On the 11th of March – or 3/11 as the date is written in Japan – a magnitude-9 earthquake, the strongest ever recorded in the country, hit, its epicentre 130 kilometres off the coast of Tōhoku, Japan’s north-eastern region which includes Fukushima and five other prefectures. The seismological event caused a tsunami of monstrous proportions, a wall of water up to 40 metres high that inundated 500 square kilometres of land in the prefectures of Iwate, Miyagi and Fukushima, washing away 20,000 human lives.
The wave overpowered the seawall of Fukushima Daiichi, at the time one of the largest nuclear power plants in the world. The flooding cut off the emergency generators and, without power, the cooling system of the six reactors was interrupted. The release of hydrogen caused by the exposure of fuel rods to the air provoked explosions in reactors 1, 2 and 3, releasing large quantities of radiation that contaminated a vast area of northern Japan, and beyond.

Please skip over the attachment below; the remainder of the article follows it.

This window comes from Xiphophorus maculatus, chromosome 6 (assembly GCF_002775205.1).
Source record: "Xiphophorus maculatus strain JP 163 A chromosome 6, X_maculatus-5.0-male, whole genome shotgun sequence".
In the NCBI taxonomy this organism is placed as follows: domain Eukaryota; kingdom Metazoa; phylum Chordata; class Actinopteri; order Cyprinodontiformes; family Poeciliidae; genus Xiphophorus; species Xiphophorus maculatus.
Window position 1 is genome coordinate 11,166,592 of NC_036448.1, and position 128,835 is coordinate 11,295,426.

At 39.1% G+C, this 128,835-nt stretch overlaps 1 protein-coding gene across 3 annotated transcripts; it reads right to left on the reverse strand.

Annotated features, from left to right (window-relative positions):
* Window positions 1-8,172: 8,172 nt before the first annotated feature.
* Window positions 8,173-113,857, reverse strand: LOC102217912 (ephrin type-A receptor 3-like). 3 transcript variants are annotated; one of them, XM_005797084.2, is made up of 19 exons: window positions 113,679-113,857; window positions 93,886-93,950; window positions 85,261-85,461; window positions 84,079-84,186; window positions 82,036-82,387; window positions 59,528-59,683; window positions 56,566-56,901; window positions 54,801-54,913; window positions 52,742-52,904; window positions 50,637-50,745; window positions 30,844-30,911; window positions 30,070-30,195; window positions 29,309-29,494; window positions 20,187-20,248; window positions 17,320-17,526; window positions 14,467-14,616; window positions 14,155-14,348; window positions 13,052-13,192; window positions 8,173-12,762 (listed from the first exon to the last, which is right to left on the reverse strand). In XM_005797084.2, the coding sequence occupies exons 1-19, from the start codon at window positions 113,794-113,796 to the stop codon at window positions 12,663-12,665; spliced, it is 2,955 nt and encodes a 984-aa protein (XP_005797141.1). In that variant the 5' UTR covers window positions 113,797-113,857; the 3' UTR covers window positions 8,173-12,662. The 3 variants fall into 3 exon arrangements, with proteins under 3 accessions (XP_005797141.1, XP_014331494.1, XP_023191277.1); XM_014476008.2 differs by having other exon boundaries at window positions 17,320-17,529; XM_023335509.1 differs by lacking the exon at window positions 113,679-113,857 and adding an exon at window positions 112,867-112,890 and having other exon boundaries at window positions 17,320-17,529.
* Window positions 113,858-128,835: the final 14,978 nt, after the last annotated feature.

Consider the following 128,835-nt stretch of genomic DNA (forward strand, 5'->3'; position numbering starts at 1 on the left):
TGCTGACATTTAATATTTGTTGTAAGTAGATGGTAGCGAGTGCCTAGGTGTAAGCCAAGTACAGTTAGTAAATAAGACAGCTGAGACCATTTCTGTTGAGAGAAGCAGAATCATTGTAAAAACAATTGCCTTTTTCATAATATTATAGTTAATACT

The details of those hours and days are now well known. The nuclear disaster, which forced over 100,000 people living within 20 kilometres (and over) of the plant to abandon their homes, left a deep mark on Japanese society and politics.
It caused the freezing of the nuclear industry, Prime Minister Naoto Kan to resign, tens of thousands of people to take to the streets to protest nuclear energy, official enquiries such as that chaired by Kiyoshi Kurokawa to condemn the government and TEPCO, the electric utility that owns Fukushima Daiichi. TEPCO bosses faced trial and were acquitted. The disaster’s economic damage has been estimated at 150 billion US dollars, 90 billion have been paid by TEPCO in compensation, and the cost of decommissioning the plant – a process the government hopes to complete in the next 20 or 30 years – will cost 70 billion dollars according to the government, or between 100 and 480 billion according to other estimates. Significant problems remain unsolved, such as what to do with the soil removed to lower radiation levels and radioactive water used to cool the reactors.
Fukushima today, 10 years after